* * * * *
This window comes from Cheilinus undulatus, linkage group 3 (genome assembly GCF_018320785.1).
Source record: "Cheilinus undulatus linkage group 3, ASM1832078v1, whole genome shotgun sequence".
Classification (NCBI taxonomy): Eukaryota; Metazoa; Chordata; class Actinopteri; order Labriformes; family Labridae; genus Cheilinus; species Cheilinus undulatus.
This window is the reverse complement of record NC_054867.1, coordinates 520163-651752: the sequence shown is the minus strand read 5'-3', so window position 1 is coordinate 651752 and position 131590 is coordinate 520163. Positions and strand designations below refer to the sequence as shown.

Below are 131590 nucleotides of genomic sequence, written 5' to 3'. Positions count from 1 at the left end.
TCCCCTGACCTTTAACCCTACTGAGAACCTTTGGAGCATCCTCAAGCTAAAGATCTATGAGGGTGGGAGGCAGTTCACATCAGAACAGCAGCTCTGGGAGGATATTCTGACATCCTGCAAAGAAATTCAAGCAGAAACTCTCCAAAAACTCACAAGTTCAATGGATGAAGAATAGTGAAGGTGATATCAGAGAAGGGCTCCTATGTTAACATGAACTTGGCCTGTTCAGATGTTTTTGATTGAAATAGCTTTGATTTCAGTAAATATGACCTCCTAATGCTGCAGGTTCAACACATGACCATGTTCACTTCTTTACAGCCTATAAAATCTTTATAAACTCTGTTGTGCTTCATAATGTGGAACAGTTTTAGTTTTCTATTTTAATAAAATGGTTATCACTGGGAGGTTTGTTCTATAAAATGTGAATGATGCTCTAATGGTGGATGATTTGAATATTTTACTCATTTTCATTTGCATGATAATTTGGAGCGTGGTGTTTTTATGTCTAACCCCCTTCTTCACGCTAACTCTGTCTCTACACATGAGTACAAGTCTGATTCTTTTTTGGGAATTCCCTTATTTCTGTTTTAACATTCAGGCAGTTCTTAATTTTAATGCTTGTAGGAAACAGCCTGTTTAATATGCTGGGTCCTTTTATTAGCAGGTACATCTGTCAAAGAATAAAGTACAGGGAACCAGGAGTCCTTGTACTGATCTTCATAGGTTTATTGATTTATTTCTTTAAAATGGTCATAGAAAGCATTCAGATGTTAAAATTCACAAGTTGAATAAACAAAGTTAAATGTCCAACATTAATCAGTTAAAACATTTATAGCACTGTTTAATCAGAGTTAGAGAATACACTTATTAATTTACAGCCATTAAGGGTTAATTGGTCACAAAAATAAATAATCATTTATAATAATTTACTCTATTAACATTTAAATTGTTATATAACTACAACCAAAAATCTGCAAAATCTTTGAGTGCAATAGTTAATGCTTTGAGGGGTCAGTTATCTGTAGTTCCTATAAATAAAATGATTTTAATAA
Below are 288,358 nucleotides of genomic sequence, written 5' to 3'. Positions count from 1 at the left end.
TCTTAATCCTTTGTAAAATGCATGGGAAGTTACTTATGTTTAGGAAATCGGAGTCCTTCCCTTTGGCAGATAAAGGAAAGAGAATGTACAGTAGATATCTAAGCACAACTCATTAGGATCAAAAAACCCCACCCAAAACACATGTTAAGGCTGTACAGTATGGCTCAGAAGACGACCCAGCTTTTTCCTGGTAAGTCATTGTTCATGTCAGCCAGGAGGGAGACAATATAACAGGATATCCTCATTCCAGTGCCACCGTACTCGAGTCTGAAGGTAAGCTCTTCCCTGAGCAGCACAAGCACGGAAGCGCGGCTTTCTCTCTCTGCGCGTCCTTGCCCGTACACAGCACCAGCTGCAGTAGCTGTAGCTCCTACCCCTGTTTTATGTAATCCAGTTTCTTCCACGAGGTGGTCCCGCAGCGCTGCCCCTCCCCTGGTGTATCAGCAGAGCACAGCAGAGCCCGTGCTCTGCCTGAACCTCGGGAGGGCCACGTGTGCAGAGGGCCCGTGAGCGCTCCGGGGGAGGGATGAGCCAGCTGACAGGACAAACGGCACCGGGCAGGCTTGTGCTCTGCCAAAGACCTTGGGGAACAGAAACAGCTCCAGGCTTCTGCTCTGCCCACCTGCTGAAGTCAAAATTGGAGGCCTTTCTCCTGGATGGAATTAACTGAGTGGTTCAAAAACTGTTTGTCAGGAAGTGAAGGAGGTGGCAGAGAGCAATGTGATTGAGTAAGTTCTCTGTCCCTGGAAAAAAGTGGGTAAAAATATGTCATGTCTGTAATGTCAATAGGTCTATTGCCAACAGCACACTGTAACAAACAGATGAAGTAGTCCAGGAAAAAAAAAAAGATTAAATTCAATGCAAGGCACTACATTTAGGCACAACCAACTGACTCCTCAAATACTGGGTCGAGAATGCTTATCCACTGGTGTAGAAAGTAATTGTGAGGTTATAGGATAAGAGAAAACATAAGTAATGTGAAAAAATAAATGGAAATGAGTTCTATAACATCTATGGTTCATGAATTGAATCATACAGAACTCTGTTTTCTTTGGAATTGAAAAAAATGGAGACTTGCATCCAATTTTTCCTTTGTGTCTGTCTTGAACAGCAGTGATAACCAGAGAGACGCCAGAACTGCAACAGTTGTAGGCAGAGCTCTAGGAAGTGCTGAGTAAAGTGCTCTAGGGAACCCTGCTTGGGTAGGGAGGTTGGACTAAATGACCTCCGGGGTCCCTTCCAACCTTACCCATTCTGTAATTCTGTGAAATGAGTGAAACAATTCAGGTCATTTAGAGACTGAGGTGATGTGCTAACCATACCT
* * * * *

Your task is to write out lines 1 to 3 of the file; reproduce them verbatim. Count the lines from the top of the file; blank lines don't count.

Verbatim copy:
This window comes from Cheilinus undulatus, linkage group 3 (genome assembly GCF_018320785.1).
Source record: "Cheilinus undulatus linkage group 3, ASM1832078v1, whole genome shotgun sequence".
Classification (NCBI taxonomy): Eukaryota; Metazoa; Chordata; class Actinopteri; order Labriformes; family Labridae; genus Cheilinus; species Cheilinus undulatus.